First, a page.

Friday, 8 July 2011

Land of the Rising Gaylord

As you must have realised by now, the only thing more important to me than my (permanently estranged) children is my dignity. Over the years I’ve acted like an absolute Prince despite the almost constant torrent of sexual and scatological public catastrophe. You probably won’t be surprised to learn, however, that recent events have forced me to completely abandon these guiding principles and crash headlong into the murky depths of global humiliation.

One afternoon a couple of weeks ago, as I was taking my usual bath in the garden, the phone rang. I picked it up and stammered my name. The voice on the other end was eerily robotic, sounded very distant, and was sometimes drowned out by a noise in the background that sounded a lot like horses being murdered, but even this tenuous human contact was enough to reduce me to tears. Between gulps and blubbering I got the gist that the caller was from Japan, and that I had been selected by their leading TV network to take part in a hugely popular celebrity gameshow. All I had to do was get myself to Tokyo and I could collect 5,000 yen – a day! I figured that 5,000 of anything can only ever be good – except maybe 5,000 charges of sexual assault – so I heartily agreed to take part.

Arriving in Tokyo two days later, I was struck by how much the city resembled all the documentaries I’d watched: everywhere I looked all I could see was neon gibberish, tittering schoolgirls, and plates of rancid fish.. Before I could even buy any used panties from a vending machine, however, I was greeted by a runner from the network who kindly, if a little forcefully, led me away.

Arriving at the studio the next day, I noticed that I was in truly excellent company. The brightest lights of British TV had been handpicked to take part. Richard Bacon had already married a small woman in a kimono, and I was delighted to see my old chums Jeremy Kyle and John Leslie (John pretended not to recognise me, but I could tell by the way he slapped me hard in the mouth that he knew exactly who I was). Even Anne Widdecombe was there - to give proceedings an air of political gravitas, I assumed.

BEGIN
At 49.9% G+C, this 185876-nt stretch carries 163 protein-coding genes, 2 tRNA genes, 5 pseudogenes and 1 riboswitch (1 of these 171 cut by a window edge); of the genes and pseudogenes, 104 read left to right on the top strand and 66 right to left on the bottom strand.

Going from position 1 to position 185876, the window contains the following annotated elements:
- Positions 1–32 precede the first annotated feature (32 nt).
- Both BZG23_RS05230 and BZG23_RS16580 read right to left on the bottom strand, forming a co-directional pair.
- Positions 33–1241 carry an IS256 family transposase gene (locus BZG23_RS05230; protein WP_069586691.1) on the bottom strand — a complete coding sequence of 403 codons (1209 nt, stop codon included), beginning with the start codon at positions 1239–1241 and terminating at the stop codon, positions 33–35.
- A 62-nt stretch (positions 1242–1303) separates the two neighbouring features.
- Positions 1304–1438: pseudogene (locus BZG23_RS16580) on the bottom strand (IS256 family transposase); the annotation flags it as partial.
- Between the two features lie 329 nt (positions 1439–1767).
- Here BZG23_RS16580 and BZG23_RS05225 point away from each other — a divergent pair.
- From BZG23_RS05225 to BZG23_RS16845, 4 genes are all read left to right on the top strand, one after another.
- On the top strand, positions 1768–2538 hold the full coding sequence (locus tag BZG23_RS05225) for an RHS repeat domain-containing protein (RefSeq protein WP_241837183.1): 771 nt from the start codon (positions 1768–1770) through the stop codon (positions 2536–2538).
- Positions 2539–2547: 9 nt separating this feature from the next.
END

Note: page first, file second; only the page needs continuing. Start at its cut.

It was at this point that things began to unravel alarmingly. I’d barely had time to snatch my fee from the tiny hands of the producer when I was ushered into a locker room and forced to undress. Completely naked, I was led through a shallow trough of sheep dip and onto the dazzling, noisy studio floor.

The sight that greeted me resembled a perverted panorama of man’s most unspeakable fantasies. In the centre of what I can only describe as a masturbatory circus was Anne Widdecombe, naked as the day she was born, spinning around at an alarming speed on a demented merry-go-round of lust. A frantic Richard Madeley, his face gaunt with horror and tears, grabbed me and told me that he’d been there for weeks. Struggling to comprehend what was happening, I looked above me and the true nature of the gameshow become sickeningly apparent: there, in 10ft high lettering, were the words ‘Super Britain Onanistic Celebrity Ejaculation Fame Pageant’. The Japanese had clearly gone absolutely mad.

Despite my distinguished career in mucky films, I am a little camera shy these days and found it impossible to rise to the occasion. For what seemed like days, one hideous English celebrity monster after another was paraded in front of us: Ruth Badger, Kerry Katona, Judy Finnegan (Madeley seemed to crack under the weight of sheer humiliation at this point and had to be tasered to calm him down), Susan Boyle, even Sister Wendy. Not once could I muster the necessary performance.

In the end the whole the cast was rescued by a human rights group and the production crew was sent to prison. My 50,000 Yen compensation from the Japanese government seemed like a magnificent windfall that more than made up for what had happened, until I realised it was barely £400, which in Tokyo doesn’t cover the taxi to the airport. Another chapter in my soon-to-be-banned autobiography was complete.

1 comment:

  1. The quality of mercy is not strain'd,
    It droppeth as the gentle rain from heaven
    Upon the place beneath. It is twice blest:
    It blesseth him that gives and him that takes.